Photo: Bill Clark/CQ Roll Call

Albert "Kell" Kelly, a top aide to EPA Administrator Scott Pruitt on toxic waste cleanups, has decided to resign from the agency, Axios has learned.

Why it matters: Pruitt has called Superfund a top priority. But Kelly, a past business associate of Pruitt's, has attracted controversy in the role.

Two sources with knowledge of Kelly's decision say the continual bad press about his history in banking — per the NYT, he was barred from working in the finance industry because of a banking violation — made Kelly decide "enough is enough." 

Quoted: Pruitt, in a statement, praised Kelly's work.

  • “Kell Kelly’s service at EPA will be sorely missed. In just over a year he has made a tremendous impact on EPA’s Superfund program, serving as chair of the Superfund Task Force and presiding over the development of the steps necessary to implement the recommendations in the report," he said, referring to a set of recommendations on bolstering cleanups issued last year.
  • "Kell has made a point to visit dozens of Superfund sites across the country and has met directly with impacted citizens, community groups and responsible parties," Pruitt said.

Big picture: The resignation comes as Pruitt is embroiled in a series of controversies around his travel and security spending, raises for top aides and more.

While many senior officials at the White House want Pruitt gone — one told Axios his firing is inevitable and part of the need to "rip off the band-aid" — President Trump continues to stick by him.

One level deeper: Kelly is a former banking executive in Oklahoma but was banned last year from the industry by the Federal Deposit Insurance Corporation. He "did not admit or deny the agency's allegations," the Oklahoman reported last year.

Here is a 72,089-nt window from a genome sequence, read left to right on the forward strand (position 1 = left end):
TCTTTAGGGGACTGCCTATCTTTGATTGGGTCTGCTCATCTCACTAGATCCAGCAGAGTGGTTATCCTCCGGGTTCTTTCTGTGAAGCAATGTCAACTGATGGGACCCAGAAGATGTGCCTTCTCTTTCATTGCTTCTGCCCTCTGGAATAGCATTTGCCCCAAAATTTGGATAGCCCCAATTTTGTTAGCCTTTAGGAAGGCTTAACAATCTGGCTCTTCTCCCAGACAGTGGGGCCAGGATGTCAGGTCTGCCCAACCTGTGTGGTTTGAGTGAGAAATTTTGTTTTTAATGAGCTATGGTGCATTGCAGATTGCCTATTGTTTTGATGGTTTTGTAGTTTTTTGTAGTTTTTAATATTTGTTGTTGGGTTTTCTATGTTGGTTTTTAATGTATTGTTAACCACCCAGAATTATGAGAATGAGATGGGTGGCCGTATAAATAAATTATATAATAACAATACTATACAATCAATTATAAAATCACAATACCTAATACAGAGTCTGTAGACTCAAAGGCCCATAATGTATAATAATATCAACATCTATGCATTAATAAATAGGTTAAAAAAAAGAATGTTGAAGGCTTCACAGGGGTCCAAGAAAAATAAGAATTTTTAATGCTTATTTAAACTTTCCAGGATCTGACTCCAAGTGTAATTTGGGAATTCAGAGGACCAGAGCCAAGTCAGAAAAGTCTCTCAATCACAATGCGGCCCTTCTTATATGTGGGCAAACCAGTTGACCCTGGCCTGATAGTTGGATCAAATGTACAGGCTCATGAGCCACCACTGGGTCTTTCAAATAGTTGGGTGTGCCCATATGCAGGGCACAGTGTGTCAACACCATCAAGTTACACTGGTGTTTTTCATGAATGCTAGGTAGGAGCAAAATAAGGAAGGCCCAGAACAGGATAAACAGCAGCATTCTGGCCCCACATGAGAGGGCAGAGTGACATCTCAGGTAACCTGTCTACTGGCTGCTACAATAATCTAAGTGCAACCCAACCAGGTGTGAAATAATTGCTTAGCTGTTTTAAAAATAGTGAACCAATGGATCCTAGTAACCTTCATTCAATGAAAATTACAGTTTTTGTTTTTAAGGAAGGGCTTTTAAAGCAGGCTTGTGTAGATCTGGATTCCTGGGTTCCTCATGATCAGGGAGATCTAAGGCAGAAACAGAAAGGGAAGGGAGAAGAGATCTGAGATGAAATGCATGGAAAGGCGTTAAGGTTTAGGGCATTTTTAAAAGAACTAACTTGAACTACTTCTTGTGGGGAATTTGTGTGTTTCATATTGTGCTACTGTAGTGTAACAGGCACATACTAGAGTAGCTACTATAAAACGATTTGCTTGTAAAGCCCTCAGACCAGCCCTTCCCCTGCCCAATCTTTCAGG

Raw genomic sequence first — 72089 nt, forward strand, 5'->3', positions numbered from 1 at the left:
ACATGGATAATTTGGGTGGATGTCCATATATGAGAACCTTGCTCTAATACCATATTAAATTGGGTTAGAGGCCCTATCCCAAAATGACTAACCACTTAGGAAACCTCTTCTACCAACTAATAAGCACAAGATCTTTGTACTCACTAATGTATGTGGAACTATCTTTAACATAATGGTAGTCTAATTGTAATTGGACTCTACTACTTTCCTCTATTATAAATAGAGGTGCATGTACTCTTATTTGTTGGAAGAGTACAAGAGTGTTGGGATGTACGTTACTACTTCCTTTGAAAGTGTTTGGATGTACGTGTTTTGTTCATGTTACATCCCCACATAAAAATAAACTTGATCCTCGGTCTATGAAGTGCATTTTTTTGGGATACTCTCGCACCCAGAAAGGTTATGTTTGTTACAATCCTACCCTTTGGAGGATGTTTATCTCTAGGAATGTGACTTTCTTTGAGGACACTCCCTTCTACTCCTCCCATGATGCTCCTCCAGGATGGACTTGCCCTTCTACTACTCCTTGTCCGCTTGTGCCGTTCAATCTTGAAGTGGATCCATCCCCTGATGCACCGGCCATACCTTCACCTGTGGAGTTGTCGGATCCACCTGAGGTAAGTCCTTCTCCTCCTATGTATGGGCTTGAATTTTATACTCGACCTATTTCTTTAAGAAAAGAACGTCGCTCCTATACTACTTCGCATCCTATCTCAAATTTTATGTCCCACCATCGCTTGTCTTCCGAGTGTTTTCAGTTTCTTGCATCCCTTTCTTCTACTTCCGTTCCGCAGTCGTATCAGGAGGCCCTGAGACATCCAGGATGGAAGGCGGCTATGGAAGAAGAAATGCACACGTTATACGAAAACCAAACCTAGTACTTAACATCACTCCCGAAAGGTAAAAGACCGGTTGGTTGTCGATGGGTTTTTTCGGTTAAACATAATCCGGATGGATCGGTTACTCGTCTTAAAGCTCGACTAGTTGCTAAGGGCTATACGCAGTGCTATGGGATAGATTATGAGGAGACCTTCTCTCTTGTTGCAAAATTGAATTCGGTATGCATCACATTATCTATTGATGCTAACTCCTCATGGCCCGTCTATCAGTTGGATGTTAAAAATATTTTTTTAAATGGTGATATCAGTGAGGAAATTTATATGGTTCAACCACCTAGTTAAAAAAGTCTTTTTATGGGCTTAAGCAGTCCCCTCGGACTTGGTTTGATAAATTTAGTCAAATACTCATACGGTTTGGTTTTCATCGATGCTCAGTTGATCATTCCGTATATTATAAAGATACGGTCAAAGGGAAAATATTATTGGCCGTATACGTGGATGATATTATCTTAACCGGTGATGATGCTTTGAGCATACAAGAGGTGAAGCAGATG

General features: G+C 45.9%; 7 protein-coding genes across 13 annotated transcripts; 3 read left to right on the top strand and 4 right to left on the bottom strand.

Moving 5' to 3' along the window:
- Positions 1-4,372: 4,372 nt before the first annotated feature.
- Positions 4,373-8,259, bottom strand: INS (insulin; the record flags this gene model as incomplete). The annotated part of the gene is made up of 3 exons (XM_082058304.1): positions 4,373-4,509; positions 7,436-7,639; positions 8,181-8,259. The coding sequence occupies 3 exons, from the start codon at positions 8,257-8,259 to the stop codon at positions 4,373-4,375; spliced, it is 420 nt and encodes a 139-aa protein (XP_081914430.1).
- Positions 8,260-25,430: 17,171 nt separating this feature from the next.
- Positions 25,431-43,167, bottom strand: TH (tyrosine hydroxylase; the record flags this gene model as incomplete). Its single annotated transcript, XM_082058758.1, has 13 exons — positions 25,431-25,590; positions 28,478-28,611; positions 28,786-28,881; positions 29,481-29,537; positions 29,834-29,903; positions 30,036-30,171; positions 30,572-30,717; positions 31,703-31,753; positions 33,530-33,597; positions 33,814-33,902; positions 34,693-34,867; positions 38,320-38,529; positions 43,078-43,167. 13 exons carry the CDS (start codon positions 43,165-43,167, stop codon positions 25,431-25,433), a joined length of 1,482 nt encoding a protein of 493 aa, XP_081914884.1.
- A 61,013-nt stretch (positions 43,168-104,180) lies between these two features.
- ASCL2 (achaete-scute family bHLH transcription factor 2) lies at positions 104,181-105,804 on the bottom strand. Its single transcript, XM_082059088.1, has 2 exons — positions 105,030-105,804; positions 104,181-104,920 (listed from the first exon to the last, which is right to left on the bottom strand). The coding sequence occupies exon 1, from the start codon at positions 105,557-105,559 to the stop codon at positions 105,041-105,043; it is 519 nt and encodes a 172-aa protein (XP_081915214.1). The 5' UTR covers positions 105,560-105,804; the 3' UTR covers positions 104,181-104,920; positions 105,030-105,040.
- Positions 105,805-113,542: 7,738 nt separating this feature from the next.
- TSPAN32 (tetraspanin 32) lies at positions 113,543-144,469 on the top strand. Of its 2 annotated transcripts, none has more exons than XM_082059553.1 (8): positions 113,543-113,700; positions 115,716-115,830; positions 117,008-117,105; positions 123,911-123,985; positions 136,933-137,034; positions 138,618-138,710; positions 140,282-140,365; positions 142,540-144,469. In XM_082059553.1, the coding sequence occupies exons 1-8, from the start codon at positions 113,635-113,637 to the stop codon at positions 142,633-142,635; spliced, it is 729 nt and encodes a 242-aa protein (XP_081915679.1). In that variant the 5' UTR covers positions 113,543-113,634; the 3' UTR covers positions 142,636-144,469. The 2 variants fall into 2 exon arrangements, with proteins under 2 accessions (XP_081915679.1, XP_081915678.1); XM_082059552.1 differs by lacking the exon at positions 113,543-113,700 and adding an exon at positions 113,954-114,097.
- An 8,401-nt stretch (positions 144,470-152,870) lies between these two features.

However, in response to a question about his history in the industry, an EPA spokesman emailed this quote in his defense . . .

  • “Kell Kelly is a man of high integrity. During my time as CEO of the American Bankers Association, Mr. Kelly served as my chairman and helped lead the association through a difficult period following 2008 financial crisis; Administrator Pruitt is fortunate to have him,” said Frank Keating, former Oklahoma governor and former CEO of the American Bankers Association.

Go deeper

Updated 3 mins ago - World

At least 100 killed, much of Beirut destroyed in massive explosion

Photo: Anwar Amro/AFP via Getty Images

A major explosion Beirut, Lebanon has killed at least 100 people and injured over 4,000, according to the Lebanese Red Cross.

Driving the news: Prime Minister Hassan Diab said the explosions occurred at a warehouse that had been storing 2,750 tons of ammonium nitrate for over six years.

Biden confidants see VP choices narrowing to Harris and Rice

Photos: Tom Williams/CQ-Roll Call, Inc via Getty Images; Win McNamee/Getty Images

Confidants of Joe Biden believe his choices for vice president have narrowed to Sen. Kamala Harris and Susan Rice — and would be surprised if he picks anyone else.

The state of play: This is a snapshot of the nearly unanimous read that we get from more than a dozen people close to him.

An election like no other

Illustration: Eniola Odetunde/Axios

The coronavirus will make the 2020 presidential election different from any in modern history: Voting that begins earlier, results that take longer, mail carriers as virtual poll workers and October Surprises that pop in September.

The big picture: Perhaps 80 million Americans will vote early, by mail or in person, Tom Bonier, CEO of TargetSmart, a Democratic political data firm, tells Axios. That's going to set up more of an Election Season than an Election Day — and increase the odds of national turmoil over the vote count.